Consider four news stories from the past year. First, the Wall Street Journal reported last November that Google had quietly entered the medical records business through an agreement with the health-care provider Ascension. This machine-learning venture—code-named “Project Nightingale”—harvested names, test results, diagnoses, hospital admissions, and prescription histories from more than 2,600 hospitals across twenty-one states without informing any of the patients or physicians whose records these were. Second, in March of the current year, Washington’s governor, Jay Inslee, signed a law regulating the use of facial recognition within the state. Hailed by some as model legislation, the law was written by a state senator who is in management at Microsoft. Third, in April, an Israeli spyware firm, NSO, alleged in court filings that, in 2017, WhatsApp (a Facebook-owned messaging service) attempted to buy NSO’s surveillance technology in order to spy on Apple devices. Finally, Apple had its own surveillance embarrassment in the summer of 2019, when a whistleblower revealed that the company had been farming out Siri recordings—with or without the user’s intentional activation of the virtual assistant—to contractors around the world for sound quality tests. Among the recorded material: confidential medical information, drug deals, and the intimacies of couples between the sheets.
All of these examples come from a file I started to keep after reading Shoshana Zuboff’s The Age of Surveillance Capitalism, in which Zuboff argues that surveillance capitalism represents “a new economic order that claims human experience as free raw material for hidden commercial practices of extraction, prediction, and sales.” It is a big book, an important book, and a conscious attempt—successful in my view—to write a magnum opus on the way capitalism has been quickly transformed as a result of the digital revolution. Your hospital records, your facial features, your Internet activity, call history, and app usage, your most private utterances: All of these facets of human life have become data that Big Tech can mine. As Zuboff shows, this captured data allows Big Tech to assemble digital pictures of what you like, where you go, who you know, who you are. That shadowy portrait then becomes the basis of predictions about where you’ll go next, what you’ll do, buy, and want next.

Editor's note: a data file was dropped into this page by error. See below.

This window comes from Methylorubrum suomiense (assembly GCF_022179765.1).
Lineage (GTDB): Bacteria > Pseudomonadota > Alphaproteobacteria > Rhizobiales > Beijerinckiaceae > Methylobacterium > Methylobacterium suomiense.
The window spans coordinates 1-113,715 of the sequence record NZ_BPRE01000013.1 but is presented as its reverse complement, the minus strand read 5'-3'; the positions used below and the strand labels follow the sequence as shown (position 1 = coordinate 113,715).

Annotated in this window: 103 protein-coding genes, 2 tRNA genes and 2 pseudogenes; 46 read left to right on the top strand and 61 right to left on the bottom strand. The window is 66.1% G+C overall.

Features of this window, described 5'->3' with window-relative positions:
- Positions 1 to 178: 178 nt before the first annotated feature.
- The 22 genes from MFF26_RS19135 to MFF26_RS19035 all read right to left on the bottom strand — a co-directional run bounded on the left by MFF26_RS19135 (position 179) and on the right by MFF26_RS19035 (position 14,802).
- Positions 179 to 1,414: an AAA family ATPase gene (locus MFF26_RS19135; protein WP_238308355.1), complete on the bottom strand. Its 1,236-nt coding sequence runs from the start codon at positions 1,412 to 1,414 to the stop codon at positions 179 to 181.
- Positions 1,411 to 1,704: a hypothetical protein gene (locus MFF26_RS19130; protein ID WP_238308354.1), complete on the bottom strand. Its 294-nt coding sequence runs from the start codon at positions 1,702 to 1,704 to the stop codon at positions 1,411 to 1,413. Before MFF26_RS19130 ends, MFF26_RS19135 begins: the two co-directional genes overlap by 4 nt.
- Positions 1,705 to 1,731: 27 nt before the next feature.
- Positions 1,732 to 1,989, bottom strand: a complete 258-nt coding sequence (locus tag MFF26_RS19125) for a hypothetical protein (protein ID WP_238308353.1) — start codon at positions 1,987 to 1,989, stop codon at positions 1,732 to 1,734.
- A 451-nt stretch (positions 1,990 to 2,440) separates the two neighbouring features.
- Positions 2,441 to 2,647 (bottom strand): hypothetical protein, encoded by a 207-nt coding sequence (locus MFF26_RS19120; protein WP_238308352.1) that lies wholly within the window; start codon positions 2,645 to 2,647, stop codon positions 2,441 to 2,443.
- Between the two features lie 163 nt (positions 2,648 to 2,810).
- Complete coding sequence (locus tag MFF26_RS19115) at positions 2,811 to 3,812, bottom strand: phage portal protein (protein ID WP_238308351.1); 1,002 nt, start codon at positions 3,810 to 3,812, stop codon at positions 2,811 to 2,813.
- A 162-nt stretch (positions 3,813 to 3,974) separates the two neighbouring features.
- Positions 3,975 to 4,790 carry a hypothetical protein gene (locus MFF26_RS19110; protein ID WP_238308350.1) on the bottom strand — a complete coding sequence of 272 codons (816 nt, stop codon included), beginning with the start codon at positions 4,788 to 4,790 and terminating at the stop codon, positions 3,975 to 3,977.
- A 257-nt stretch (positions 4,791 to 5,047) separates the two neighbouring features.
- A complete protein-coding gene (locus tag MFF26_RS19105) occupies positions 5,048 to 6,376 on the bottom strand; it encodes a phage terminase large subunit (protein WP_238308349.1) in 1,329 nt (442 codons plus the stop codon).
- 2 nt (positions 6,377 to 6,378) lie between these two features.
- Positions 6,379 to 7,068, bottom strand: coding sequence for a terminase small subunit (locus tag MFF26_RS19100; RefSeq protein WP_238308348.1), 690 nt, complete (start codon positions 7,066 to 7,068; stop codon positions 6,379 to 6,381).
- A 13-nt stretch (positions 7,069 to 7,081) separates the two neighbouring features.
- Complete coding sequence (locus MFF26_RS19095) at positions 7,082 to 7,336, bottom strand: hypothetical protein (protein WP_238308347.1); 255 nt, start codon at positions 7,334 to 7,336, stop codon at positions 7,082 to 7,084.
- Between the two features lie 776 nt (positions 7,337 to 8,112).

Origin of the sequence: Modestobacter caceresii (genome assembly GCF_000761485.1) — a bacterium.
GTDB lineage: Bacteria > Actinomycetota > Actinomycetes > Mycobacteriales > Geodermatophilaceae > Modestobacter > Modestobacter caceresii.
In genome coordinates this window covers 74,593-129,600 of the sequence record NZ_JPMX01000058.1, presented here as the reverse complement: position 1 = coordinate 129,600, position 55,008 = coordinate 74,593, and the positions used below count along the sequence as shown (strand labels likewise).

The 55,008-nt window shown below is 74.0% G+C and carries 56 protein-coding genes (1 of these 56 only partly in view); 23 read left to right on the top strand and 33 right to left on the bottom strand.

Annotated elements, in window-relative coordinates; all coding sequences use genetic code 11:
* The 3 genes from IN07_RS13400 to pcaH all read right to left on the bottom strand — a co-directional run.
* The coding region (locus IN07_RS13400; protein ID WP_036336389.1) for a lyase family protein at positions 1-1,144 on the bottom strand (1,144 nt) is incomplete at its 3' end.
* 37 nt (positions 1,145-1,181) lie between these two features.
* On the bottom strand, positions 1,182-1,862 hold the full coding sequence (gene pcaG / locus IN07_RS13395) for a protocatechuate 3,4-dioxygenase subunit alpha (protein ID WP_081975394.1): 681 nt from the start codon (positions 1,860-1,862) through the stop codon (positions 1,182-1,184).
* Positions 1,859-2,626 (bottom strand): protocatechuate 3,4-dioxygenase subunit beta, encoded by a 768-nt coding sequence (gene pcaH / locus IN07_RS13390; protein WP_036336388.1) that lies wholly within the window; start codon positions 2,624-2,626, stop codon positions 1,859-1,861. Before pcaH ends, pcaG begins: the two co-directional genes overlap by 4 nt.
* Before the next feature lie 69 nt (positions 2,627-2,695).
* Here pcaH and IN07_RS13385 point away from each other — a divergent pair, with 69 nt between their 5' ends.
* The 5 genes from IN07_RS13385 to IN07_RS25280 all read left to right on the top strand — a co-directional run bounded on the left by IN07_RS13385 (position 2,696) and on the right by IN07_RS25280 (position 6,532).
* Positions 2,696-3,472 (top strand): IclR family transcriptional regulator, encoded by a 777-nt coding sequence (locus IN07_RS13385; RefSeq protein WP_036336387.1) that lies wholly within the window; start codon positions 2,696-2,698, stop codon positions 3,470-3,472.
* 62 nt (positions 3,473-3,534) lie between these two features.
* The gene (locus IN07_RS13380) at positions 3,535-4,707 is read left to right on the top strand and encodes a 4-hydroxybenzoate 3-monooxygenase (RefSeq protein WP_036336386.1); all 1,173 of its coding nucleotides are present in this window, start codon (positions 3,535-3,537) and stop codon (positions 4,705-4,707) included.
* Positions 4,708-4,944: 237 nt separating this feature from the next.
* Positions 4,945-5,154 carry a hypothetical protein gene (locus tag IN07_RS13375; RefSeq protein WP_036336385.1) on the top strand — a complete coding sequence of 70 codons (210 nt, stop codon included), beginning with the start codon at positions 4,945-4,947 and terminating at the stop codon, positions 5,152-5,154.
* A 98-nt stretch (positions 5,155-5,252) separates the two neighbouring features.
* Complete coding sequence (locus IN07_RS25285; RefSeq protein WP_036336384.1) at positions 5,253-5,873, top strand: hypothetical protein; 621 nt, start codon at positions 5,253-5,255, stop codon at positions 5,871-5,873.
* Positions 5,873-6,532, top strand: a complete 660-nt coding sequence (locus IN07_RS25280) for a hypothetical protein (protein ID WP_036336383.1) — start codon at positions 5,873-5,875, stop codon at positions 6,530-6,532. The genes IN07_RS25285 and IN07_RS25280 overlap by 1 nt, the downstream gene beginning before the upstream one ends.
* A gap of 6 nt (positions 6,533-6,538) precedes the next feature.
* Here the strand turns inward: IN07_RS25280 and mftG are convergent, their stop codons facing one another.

Zuboff goes even further than prediction, though. She draws on the behavioral science of B.F. Skinner to argue that Big Tech’s ambition, ultimately, is “guaranteed outcomes,” in which its products not only forecast our next steps but also lead them. You may or may not feel controlled by Google’s search results, YouTube’s recommendations about what to watch next, or Amazon’s suggestions about what might interest you; but we must grant that the architecture of our decision making is shaped by these platforms, which, moreover, are working not just from what we explicitly tell them but also from all of the “bread crumbs” we leave behind us as we search, play, write, and snap.
Among the implications of this economic model is a drive among the major players for ever more data streams to sharpen their predictions—against the rival claims of other data gatherers. Facebook’s attempt to break into Apple’s data hoard is a case in point. So is Project Nightingale. Its stated purpose is laudable: to help health-care providers determine what ails a patient, which drugs to prescribe, even which doctors should be assigned to a case. The trouble is that Google is also gathering information on all of the named parties through other channels.